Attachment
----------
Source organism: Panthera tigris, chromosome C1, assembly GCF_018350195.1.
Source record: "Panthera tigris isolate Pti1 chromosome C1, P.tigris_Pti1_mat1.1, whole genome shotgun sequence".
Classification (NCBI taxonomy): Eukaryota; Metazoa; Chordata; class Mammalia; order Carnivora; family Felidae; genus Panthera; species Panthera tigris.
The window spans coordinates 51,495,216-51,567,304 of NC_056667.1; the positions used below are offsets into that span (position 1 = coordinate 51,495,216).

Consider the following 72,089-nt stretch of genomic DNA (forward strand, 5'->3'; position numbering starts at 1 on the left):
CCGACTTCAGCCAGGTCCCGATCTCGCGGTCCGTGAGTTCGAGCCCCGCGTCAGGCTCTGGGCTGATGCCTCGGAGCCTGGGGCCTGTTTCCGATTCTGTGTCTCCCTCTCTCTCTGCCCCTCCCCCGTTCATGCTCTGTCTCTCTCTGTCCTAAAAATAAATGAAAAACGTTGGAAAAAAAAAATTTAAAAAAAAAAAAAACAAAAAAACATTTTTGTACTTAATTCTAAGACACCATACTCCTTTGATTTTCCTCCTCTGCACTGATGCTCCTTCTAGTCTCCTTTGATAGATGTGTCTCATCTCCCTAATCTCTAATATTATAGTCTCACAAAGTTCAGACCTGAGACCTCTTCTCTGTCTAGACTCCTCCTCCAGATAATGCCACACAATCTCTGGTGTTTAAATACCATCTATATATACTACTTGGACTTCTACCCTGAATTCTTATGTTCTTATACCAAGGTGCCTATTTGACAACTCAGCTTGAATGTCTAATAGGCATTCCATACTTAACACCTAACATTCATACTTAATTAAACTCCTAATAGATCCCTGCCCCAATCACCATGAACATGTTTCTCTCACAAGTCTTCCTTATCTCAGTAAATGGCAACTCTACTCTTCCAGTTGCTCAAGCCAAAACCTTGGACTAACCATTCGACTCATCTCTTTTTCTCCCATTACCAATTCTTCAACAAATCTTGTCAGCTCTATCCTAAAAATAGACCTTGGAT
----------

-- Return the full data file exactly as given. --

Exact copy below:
Source organism: Panthera tigris, chromosome C1, assembly GCF_018350195.1.
Source record: "Panthera tigris isolate Pti1 chromosome C1, P.tigris_Pti1_mat1.1, whole genome shotgun sequence".
Classification (NCBI taxonomy): Eukaryota; Metazoa; Chordata; class Mammalia; order Carnivora; family Felidae; genus Panthera; species Panthera tigris.
The window spans coordinates 51,495,216-51,567,304 of NC_056667.1; the positions used below are offsets into that span (position 1 = coordinate 51,495,216).

Consider the following 72,089-nt stretch of genomic DNA (forward strand, 5'->3'; position numbering starts at 1 on the left):
CCGACTTCAGCCAGGTCCCGATCTCGCGGTCCGTGAGTTCGAGCCCCGCGTCAGGCTCTGGGCTGATGCCTCGGAGCCTGGGGCCTGTTTCCGATTCTGTGTCTCCCTCTCTCTCTGCCCCTCCCCCGTTCATGCTCTGTCTCTCTCTGTCCTAAAAATAAATGAAAAACGTTGGAAAAAAAAAATTTAAAAAAAAAAAAAACAAAAAAACATTTTTGTACTTAATTCTAAGACACCATACTCCTTTGATTTTCCTCCTCTGCACTGATGCTCCTTCTAGTCTCCTTTGATAGATGTGTCTCATCTCCCTAATCTCTAATATTATAGTCTCACAAAGTTCAGACCTGAGACCTCTTCTCTGTCTAGACTCCTCCTCCAGATAATGCCACACAATCTCTGGTGTTTAAATACCATCTATATATACTACTTGGACTTCTACCCTGAATTCTTATGTTCTTATACCAAGGTGCCTATTTGACAACTCAGCTTGAATGTCTAATAGGCATTCCATACTTAACACCTAACATTCATACTTAATTAAACTCCTAATAGATCCCTGCCCCAATCACCATGAACATGTTTCTCTCACAAGTCTTCCTTATCTCAGTAAATGGCAACTCTACTCTTCCAGTTGCTCAAGCCAAAACCTTGGACTAACCATTCGACTCATCTCTTTTTCTCCCATTACCAATTCTTCAACAAATCTTGTCAGCTCTATCCTAAAAATAGACCTTGGAT